ELOY — A federal audit accuses the city of Eloy of being a “middleman” for collecting $438,000 annually while funneling funds for running a detention center in Texas.
The U.S. Department of Homeland Security’s Office of Inspector General released the audit last week, condemning Immigration and Customs Enforcement for how it contracted with the Pinal County city to open a detention center in south Texas four years ago.
The audit claims ICE “improperly” modified an existing contract with Eloy to open the Texas center, defying federal procurement guidelines during the process.
ICE had contracted with Eloy in 2006 to open a 1,500-bed detention center within the city. Eloy subcontracted with CoreCivic, a private company based in Tennessee, to run the detention center.
After a surge of families and unaccompanied minors crossed the U.S.-Mexico border in the summer of 2014, ICE sought to open another center in south Texas. CoreCivic made a proposal to ICE and the two entities began negotiating, reportedly without input from Eloy.
Instead of contracting with CoreCivic directly, ICE modified its contract with Eloy to include the new Texas detention center. The auditor said it was “unnecessary” to make Eloy a middleman in this arrangement.
According to the audit, ICE staff said it was more “expedient” to expand the Eloy contract rather than contract with CoreCivic directly.
The audit argued ICE went outside the scope of the Eloy contract because the new detention center was located 900 miles away and the Texas center would house children and families. The original ICE contract for the Eloy Detention Center was only for housing adults.
Furthermore, the audit criticizes ICE for how the agreement insulates CoreCivic from government scrutiny.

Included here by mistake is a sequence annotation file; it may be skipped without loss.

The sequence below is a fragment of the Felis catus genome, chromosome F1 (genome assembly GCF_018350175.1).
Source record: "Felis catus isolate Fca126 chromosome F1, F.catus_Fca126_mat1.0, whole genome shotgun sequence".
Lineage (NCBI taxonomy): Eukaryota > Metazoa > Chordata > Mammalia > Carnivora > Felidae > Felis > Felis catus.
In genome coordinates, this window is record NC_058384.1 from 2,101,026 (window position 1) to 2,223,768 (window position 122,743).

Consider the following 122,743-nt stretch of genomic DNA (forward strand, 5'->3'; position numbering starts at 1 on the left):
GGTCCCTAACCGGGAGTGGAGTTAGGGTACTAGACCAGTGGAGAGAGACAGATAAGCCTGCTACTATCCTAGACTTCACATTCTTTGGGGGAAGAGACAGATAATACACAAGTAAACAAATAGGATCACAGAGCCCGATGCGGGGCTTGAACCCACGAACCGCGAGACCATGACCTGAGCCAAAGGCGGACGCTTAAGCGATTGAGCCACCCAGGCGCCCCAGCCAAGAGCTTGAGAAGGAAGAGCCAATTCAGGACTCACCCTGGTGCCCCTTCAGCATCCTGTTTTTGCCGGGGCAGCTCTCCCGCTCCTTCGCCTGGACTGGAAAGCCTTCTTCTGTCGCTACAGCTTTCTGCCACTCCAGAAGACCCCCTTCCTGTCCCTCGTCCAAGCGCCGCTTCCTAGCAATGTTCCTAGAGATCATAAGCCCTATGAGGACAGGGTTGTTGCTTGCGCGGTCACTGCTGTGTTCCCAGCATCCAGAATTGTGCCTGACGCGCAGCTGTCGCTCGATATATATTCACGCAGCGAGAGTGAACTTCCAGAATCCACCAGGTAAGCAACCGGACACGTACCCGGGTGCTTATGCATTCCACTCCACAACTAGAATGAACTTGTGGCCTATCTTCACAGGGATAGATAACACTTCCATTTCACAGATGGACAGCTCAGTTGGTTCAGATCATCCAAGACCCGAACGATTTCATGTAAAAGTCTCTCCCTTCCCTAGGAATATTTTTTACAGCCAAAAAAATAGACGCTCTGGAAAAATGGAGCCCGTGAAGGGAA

“ICE has no assurance that it executed detention center contracts in the best interest of the federal government, taxpayers or detainees,” the audit stated.
In a response to the audit, ICE argued modifying the Eloy contract was proper and said it was “free to take advantage of the broad flexibilities afforded” in modifying terms of original agreements.
ICE disagrees with the audit’s recommendation to discontinue modifying the Eloy contract for running the Texas center.
The Eloy City Council passed a resolution in September 2014 to accommodate $290 million in pass-through funds between ICE and CoreCivic to run the detention centers.
CoreCivic uses about $38 million of those funds to operate the Eloy Detention Center and the rest to operate the Texas facility.
During the council meeting, CoreCivic representatives said it was urgent for the city to act because of the flood of families crossing the Texas border.
City Manager Harvey Krauss called the resolution a “purely financial arrangement” at the time it passed. The $438,000 in fees Eloy collects through the deal is for being the fiscal agent between the two parties.
Krauss did not immediately respond to a message seeking comment on the recent audit.